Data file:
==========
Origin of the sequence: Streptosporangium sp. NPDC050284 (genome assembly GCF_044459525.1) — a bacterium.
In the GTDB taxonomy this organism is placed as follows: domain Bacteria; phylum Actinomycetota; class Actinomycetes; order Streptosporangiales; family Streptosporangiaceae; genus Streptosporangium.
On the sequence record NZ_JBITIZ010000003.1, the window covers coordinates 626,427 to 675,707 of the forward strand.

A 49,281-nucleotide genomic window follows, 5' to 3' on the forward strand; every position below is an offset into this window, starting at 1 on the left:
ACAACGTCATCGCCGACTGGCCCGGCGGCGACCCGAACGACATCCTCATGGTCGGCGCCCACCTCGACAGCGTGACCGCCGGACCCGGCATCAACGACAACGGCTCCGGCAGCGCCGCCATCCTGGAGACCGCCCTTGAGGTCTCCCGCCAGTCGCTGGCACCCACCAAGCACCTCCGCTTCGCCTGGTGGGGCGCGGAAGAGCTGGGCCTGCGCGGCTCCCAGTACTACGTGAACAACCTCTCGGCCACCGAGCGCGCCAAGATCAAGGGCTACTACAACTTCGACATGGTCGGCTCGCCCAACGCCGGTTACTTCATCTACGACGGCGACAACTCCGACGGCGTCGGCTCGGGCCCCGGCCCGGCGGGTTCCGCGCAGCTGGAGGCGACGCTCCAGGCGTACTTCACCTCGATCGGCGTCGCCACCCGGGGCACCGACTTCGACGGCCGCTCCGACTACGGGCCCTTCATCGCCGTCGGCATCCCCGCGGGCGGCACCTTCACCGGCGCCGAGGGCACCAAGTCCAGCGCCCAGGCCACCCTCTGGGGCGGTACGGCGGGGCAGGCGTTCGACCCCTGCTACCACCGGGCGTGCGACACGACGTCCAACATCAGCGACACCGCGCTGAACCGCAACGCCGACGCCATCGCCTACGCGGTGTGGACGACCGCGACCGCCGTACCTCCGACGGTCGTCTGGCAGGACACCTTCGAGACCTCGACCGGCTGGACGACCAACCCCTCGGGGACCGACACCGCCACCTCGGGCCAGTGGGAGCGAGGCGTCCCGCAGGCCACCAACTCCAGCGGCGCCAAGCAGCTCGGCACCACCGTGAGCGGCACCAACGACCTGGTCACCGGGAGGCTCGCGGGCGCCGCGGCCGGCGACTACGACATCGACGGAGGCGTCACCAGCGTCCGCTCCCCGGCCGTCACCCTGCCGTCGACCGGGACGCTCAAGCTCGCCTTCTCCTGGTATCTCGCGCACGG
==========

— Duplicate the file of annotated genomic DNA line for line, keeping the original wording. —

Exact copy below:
Origin of the sequence: Streptosporangium sp. NPDC050284 (genome assembly GCF_044459525.1) — a bacterium.
In the GTDB taxonomy this organism is placed as follows: domain Bacteria; phylum Actinomycetota; class Actinomycetes; order Streptosporangiales; family Streptosporangiaceae; genus Streptosporangium.
On the sequence record NZ_JBITIZ010000003.1, the window covers coordinates 626,427 to 675,707 of the forward strand.

A 49,281-nucleotide genomic window follows, 5' to 3' on the forward strand; every position below is an offset into this window, starting at 1 on the left:
ACAACGTCATCGCCGACTGGCCCGGCGGCGACCCGAACGACATCCTCATGGTCGGCGCCCACCTCGACAGCGTGACCGCCGGACCCGGCATCAACGACAACGGCTCCGGCAGCGCCGCCATCCTGGAGACCGCCCTTGAGGTCTCCCGCCAGTCGCTGGCACCCACCAAGCACCTCCGCTTCGCCTGGTGGGGCGCGGAAGAGCTGGGCCTGCGCGGCTCCCAGTACTACGTGAACAACCTCTCGGCCACCGAGCGCGCCAAGATCAAGGGCTACTACAACTTCGACATGGTCGGCTCGCCCAACGCCGGTTACTTCATCTACGACGGCGACAACTCCGACGGCGTCGGCTCGGGCCCCGGCCCGGCGGGTTCCGCGCAGCTGGAGGCGACGCTCCAGGCGTACTTCACCTCGATCGGCGTCGCCACCCGGGGCACCGACTTCGACGGCCGCTCCGACTACGGGCCCTTCATCGCCGTCGGCATCCCCGCGGGCGGCACCTTCACCGGCGCCGAGGGCACCAAGTCCAGCGCCCAGGCCACCCTCTGGGGCGGTACGGCGGGGCAGGCGTTCGACCCCTGCTACCACCGGGCGTGCGACACGACGTCCAACATCAGCGACACCGCGCTGAACCGCAACGCCGACGCCATCGCCTACGCGGTGTGGACGACCGCGACCGCCGTACCTCCGACGGTCGTCTGGCAGGACACCTTCGAGACCTCGACCGGCTGGACGACCAACCCCTCGGGGACCGACACCGCCACCTCGGGCCAGTGGGAGCGAGGCGTCCCGCAGGCCACCAACTCCAGCGGCGCCAAGCAGCTCGGCACCACCGTGAGCGGCACCAACGACCTGGTCACCGGGAGGCTCGCGGGCGCCGCGGCCGGCGACTACGACATCGACGGAGGCGTCACCAGCGTCCGCTCCCCGGCCGTCACCCTGCCGTCGACCGGGACGCTCAAGCTCGCCTTCTCCTGGTATCTCGCGCACGG